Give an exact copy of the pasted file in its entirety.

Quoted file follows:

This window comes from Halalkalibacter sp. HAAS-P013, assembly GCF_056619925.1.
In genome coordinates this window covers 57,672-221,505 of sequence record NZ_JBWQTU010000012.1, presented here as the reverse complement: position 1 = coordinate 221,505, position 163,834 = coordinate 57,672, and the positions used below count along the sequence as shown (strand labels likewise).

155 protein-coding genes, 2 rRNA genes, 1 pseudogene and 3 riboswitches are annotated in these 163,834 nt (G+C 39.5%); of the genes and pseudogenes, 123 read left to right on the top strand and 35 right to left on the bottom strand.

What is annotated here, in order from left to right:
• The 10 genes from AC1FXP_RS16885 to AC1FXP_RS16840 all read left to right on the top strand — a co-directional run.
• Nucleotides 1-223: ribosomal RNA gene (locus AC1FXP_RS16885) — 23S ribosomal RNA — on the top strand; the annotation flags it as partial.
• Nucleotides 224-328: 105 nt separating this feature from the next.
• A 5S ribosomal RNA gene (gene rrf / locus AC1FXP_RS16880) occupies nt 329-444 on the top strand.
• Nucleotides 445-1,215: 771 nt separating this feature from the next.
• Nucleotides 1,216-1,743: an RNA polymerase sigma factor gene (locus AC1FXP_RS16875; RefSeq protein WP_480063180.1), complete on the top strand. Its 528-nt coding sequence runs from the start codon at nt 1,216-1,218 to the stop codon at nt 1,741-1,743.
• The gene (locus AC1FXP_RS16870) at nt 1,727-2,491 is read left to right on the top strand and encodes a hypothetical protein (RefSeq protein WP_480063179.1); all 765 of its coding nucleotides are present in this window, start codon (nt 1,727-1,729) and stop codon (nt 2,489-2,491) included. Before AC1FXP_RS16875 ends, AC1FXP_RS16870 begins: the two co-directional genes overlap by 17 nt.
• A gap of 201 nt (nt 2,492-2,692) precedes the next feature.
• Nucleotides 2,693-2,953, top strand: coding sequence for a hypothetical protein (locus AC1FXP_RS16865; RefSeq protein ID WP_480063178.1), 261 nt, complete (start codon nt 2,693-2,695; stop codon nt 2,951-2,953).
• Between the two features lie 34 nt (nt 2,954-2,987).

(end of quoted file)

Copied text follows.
This window comes from Halalkalibacter sp. HAAS-P013, assembly GCF_056619925.1.
In genome coordinates this window covers 57,672-221,505 of sequence record NZ_JBWQTU010000012.1, presented here as the reverse complement: position 1 = coordinate 221,505, position 163,834 = coordinate 57,672, and the positions used below count along the sequence as shown (strand labels likewise).

155 protein-coding genes, 2 rRNA genes, 1 pseudogene and 3 riboswitches are annotated in these 163,834 nt (G+C 39.5%); of the genes and pseudogenes, 123 read left to right on the top strand and 35 right to left on the bottom strand.

What is annotated here, in order from left to right:
• The 10 genes from AC1FXP_RS16885 to AC1FXP_RS16840 all read left to right on the top strand — a co-directional run.
• Nucleotides 1-223: ribosomal RNA gene (locus AC1FXP_RS16885) — 23S ribosomal RNA — on the top strand; the annotation flags it as partial.
• Nucleotides 224-328: 105 nt separating this feature from the next.
• A 5S ribosomal RNA gene (gene rrf / locus AC1FXP_RS16880) occupies nt 329-444 on the top strand.
• Nucleotides 445-1,215: 771 nt separating this feature from the next.
• Nucleotides 1,216-1,743: an RNA polymerase sigma factor gene (locus AC1FXP_RS16875; RefSeq protein WP_480063180.1), complete on the top strand. Its 528-nt coding sequence runs from the start codon at nt 1,216-1,218 to the stop codon at nt 1,741-1,743.
• The gene (locus AC1FXP_RS16870) at nt 1,727-2,491 is read left to right on the top strand and encodes a hypothetical protein (RefSeq protein WP_480063179.1); all 765 of its coding nucleotides are present in this window, start codon (nt 1,727-1,729) and stop codon (nt 2,489-2,491) included. Before AC1FXP_RS16875 ends, AC1FXP_RS16870 begins: the two co-directional genes overlap by 17 nt.
• A gap of 201 nt (nt 2,492-2,692) precedes the next feature.
• Nucleotides 2,693-2,953, top strand: coding sequence for a hypothetical protein (locus AC1FXP_RS16865; RefSeq protein ID WP_480063178.1), 261 nt, complete (start codon nt 2,693-2,695; stop codon nt 2,951-2,953).
• Between the two features lie 34 nt (nt 2,954-2,987).